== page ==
US 6076690 A
A container includes a palletized base for which at least four side walls can be releasably secured without the use of separate fasteners. A cover can also be releasably secured to the four side walls without the use of separate fasteners. The releasable securing of the container components is accomplished by a series of dowel holes defined in the base and cover. Corresponding dowel pins fit into the dowel holes for secure attachment that permits easy disassembly and reassembly.
1. A container, comprising:
a pallet having a top and a bottom;
at least two rails attached to said top of said pallet, each of said rails having a first and a second end, each of said rails defining an inner and an outer dowel hole adjacent each of said first and second ends; and
at least four wall members, each of said wall members further including a post defined at each end of said wall members, said posts having a top and a bottom dowel, said bottom dowel dimensioned to snugly engage at least one of said dowel holes defined in said rails;
whereby insertion of said bottom dowels of said wall members into said dowel holes defined on said rails creates a container that can be constructed by a user without the use of separate fasteners.
2. The container of claim 1 wherein said dowels and said dowel holes are all round.
3. The container of claim 1 further including at least two top beams, said top beams defining dowel holes adapted to receive said top dowels on said posts.
4. The container of claim 3 wherein at least two of said wall members further include a center post having a top dowel, and said container includes a center top beam having dowel holes defined to receive said top dowels on said intermediate posts.
5. The container of claim 2 further including at least two top beams, said top beams defining dowel holes adapted to receive said top dowels on said posts.
6. A container, comprising:
a pallet having four corners, a top and a bottom side said pallet including holes defined in said top side;
at least four pairs of posts adapted to be releasably secured to said top side of said pallet said posts each including dowels which are releasably inserted into said holes defined in the top side of said pallet, each said dowel being made of wood and each said hole being defined directly in said top side of said pallet;
at least four side members fixedly attached between each of said pairs of posts; and
a top structure releasably secured to each of said four pairs of posts.
7. The container of claim 6 wherein said top structure is releasably secured to said four pairs of posts by dowel and dowel hole joints.
8. The container of claim 6 wherein said top side of said pallet includes at least eight holes and each of said pairs of posts includes at least two dowels dimensioned to be inserted in said holes.
9. The container of claim 7 wherein said four pairs of posts are releasably secured to said top side of said pallet by dowel and dowel hole joints.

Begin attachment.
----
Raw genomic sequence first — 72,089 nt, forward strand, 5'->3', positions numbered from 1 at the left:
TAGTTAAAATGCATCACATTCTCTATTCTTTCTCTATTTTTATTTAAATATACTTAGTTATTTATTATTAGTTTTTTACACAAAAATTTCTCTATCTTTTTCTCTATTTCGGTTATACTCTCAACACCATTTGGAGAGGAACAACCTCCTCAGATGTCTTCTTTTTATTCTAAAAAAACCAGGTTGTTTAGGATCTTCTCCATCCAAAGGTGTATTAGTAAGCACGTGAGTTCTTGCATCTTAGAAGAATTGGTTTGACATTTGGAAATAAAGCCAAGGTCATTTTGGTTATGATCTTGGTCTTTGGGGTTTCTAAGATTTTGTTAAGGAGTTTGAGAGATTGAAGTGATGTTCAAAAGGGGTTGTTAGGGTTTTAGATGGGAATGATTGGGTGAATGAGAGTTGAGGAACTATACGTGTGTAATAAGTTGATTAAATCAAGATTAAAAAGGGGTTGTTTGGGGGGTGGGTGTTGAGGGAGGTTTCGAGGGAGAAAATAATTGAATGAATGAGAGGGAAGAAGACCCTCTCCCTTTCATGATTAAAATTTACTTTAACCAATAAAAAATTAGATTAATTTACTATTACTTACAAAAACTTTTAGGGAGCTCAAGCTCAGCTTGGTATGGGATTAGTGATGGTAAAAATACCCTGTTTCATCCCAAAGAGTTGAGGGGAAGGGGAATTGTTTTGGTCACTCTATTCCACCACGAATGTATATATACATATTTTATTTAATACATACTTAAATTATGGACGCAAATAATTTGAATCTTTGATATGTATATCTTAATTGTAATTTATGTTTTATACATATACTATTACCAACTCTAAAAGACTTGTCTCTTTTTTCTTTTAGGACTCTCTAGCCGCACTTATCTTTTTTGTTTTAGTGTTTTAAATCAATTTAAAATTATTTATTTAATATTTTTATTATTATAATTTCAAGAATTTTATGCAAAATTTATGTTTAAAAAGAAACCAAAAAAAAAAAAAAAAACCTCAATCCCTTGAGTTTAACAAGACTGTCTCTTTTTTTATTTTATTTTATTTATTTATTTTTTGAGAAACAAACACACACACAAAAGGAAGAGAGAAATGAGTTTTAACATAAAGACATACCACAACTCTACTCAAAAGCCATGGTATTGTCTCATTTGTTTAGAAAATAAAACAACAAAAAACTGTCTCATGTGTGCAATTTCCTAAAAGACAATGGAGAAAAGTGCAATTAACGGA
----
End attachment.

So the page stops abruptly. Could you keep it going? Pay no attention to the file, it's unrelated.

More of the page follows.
10. A container, comprising:
a pallet having at least four sides;
at least four walls having a top and bottom end, said at least four walls adapted to be releasably attachable to said pallet such that the walls define a compartment when attached to said pallet, said walls adapted to be releasably secured to said pallet without the use of separate fasteners, each of said four walls defining at least two dowel pins at the top end of said walls; and
a cover which releasably fits over the top end of said four walls, said cover defining sufficient dowel holes to receive at least two dowel pins from each of said walls.
11. The container of claim 10 wherein each of said at least four walls further define at least one dowel pin at the bottom end of said walls which fit into dowel holes defined on said pallet.
12. The container of claim 11 wherein said dowel holes defined on said pallet are defined on a plurality of rails secured to said pallet.
13. A container, comprising:
a base having a least four sides;
a plurality of rails secured to said base which define a plurality of dowel holes;
at least four walls having a top and bottom end, said at least four walls adapted to be releasably attachable to said base such that the walls define a compartment when attached to said base, said walls adapted to be releasably secured to said base without the use of separate fasteners, each of said four walls defining at least one dowel pin at the top end of said walls each of said at least four walls further including at least one dowel pin at the bottom of said walls which fit into said dowel holes defined on said base;
a cover which releasably fits over the top end of said four walls said cover defining sufficient dowel holes to receive at least one dowel pin from each of said walls; and
each of said rails including a pair of dowel holes defined adjacent each end of said walls which are dimensioned to receive said dowel pins defined on the bottom end of said at least four walls.
14. The container of claim 13 wherein said dowel pins form a snug fit when positioned in said dowel holes.
15. The container of claim 13 wherein said dowel pins and dowel holes are generally cylindrical in shape.
16. The container of claim 12 wherein said cover includes at least two separated rails arranged generally parallel to each other when attached to said four walls.
17. The container of claim 12 wherein said cover includes a pair of rails arranged generally parallel to each other when attached to said four walls, each one of said pair of rails defining sufficient dowel holes to receive dowel pins from at least three of said walls.
18. The container of claim 16 wherein said cover further includes at least a third rail, said third rail positioned between said at least two rails and oriented generally parallel thereto.
19. The container of claim 18 wherein said at least two rails and said third rail are all fixedly attached to each other.
This application claims priority to United States Provisional Application Ser. No. 60/104,050, filed Oct. 13, 1998, entitled Fastener Free Container.
The present invention relates generally to containers for storing and transporting goods, and in particular to palletized containers used for storing and shipping relatively large goods.